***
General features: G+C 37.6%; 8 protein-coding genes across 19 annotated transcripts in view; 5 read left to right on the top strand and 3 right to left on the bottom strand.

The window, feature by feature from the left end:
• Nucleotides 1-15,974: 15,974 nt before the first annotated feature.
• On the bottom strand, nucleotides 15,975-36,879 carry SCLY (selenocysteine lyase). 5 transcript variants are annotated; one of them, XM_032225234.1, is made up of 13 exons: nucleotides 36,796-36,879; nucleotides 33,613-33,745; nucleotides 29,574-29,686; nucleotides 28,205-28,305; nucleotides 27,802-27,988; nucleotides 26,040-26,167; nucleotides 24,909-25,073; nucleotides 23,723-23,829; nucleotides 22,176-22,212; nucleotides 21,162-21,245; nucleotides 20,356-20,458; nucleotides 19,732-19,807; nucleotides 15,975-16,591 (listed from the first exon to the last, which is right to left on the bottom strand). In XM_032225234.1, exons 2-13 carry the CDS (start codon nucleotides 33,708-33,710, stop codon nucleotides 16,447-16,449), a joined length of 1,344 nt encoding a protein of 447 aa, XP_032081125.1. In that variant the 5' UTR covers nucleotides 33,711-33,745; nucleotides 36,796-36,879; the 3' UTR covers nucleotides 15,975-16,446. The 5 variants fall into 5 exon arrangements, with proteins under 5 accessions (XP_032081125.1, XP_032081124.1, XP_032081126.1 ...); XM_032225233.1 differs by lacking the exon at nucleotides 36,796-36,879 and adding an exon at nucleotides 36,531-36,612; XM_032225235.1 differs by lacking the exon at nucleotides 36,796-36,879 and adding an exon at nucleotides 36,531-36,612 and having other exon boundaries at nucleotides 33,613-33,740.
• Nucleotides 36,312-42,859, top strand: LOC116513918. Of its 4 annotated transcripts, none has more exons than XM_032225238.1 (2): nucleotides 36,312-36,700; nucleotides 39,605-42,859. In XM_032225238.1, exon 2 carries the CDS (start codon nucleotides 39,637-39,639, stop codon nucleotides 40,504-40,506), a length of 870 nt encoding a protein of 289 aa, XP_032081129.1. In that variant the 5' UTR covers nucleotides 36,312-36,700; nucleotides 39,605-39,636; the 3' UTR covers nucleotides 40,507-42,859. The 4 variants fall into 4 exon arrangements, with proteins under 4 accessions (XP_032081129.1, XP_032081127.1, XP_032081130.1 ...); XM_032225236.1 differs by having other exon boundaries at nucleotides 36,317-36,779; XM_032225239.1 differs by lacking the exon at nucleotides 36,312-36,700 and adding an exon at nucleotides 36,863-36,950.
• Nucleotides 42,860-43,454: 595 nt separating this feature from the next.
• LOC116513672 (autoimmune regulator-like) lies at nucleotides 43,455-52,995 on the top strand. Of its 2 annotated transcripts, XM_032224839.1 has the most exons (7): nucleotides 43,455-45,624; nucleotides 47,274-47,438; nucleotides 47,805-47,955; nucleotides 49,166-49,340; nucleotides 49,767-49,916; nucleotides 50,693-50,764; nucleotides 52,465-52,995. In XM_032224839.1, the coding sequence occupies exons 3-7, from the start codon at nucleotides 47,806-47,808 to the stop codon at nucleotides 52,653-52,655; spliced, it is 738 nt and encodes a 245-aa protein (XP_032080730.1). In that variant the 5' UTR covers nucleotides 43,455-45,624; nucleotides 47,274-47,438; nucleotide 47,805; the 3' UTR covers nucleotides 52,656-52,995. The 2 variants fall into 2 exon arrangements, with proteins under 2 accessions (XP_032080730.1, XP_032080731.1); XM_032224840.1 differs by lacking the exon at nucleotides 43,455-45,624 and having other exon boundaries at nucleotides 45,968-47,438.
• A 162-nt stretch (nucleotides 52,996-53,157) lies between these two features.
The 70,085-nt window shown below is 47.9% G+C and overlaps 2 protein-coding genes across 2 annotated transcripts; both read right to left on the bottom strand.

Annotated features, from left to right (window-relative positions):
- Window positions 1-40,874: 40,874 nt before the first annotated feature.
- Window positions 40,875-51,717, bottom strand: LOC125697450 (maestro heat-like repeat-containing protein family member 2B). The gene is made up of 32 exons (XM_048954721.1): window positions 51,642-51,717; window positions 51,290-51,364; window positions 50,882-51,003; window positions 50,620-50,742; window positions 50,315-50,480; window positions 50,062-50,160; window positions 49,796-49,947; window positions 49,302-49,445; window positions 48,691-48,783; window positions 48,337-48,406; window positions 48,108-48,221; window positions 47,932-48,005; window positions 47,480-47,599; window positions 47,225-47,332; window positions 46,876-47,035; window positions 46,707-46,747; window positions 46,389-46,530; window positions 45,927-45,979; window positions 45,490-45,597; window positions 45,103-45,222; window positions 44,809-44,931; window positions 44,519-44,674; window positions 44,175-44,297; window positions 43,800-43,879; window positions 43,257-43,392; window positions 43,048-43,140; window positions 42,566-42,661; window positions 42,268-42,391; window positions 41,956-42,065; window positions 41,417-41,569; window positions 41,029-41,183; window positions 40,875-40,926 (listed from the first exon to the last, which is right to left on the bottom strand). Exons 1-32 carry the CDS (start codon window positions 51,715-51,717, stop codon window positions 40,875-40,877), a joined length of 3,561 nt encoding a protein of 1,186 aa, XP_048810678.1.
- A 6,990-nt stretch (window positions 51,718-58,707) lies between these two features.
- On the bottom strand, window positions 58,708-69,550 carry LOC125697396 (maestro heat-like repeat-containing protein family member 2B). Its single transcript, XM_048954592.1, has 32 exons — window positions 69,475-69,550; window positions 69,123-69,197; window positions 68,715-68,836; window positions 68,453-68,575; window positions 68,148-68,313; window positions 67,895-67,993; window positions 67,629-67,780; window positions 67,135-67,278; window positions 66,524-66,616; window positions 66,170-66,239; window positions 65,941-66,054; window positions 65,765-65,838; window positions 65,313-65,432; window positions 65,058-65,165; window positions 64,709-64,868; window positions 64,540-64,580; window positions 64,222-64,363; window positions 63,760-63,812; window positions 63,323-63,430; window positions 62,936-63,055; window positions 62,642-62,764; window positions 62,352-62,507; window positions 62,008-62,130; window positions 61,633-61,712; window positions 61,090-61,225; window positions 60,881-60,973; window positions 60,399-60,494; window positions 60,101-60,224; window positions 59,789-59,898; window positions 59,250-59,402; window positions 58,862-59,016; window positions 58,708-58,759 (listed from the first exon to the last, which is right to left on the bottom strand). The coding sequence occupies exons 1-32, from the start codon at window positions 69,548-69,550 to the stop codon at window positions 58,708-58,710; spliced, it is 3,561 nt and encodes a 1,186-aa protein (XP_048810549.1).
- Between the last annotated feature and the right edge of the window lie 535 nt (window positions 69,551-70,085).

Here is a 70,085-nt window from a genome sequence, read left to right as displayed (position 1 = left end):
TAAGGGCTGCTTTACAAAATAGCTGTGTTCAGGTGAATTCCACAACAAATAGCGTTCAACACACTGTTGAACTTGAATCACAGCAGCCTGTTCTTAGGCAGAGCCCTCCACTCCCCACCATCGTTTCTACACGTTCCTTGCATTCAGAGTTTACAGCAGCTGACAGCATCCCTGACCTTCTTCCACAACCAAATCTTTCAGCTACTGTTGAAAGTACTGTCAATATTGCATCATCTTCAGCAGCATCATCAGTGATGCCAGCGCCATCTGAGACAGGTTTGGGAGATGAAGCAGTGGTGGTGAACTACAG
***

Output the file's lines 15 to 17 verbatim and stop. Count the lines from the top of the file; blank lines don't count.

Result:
- Between the last annotated feature and the right edge of the window lie 535 nt (window positions 69,551-70,085).

Here is a 70,085-nt window from a genome sequence, read left to right as displayed (position 1 = left end):
TAAGGGCTGCTTTACAAAATAGCTGTGTTCAGGTGAATTCCACAACAAATAGCGTTCAACACACTGTTGAACTTGAATCACAGCAGCCTGTTCTTAGGCAGAGCCCTCCACTCCCCACCATCGTTTCTACACGTTCCTTGCATTCAGAGTTTACAGCAGCTGACAGCATCCCTGACCTTCTTCCACAACCAAATCTTTCAGCTACTGTTGAAAGTACTGTCAATATTGCATCATCTTCAGCAGCATCATCAGTGATGCCAGCGCCATCTGAGACAGGTTTGGGAGATGAAGCAGTGGTGGTGAACTACAG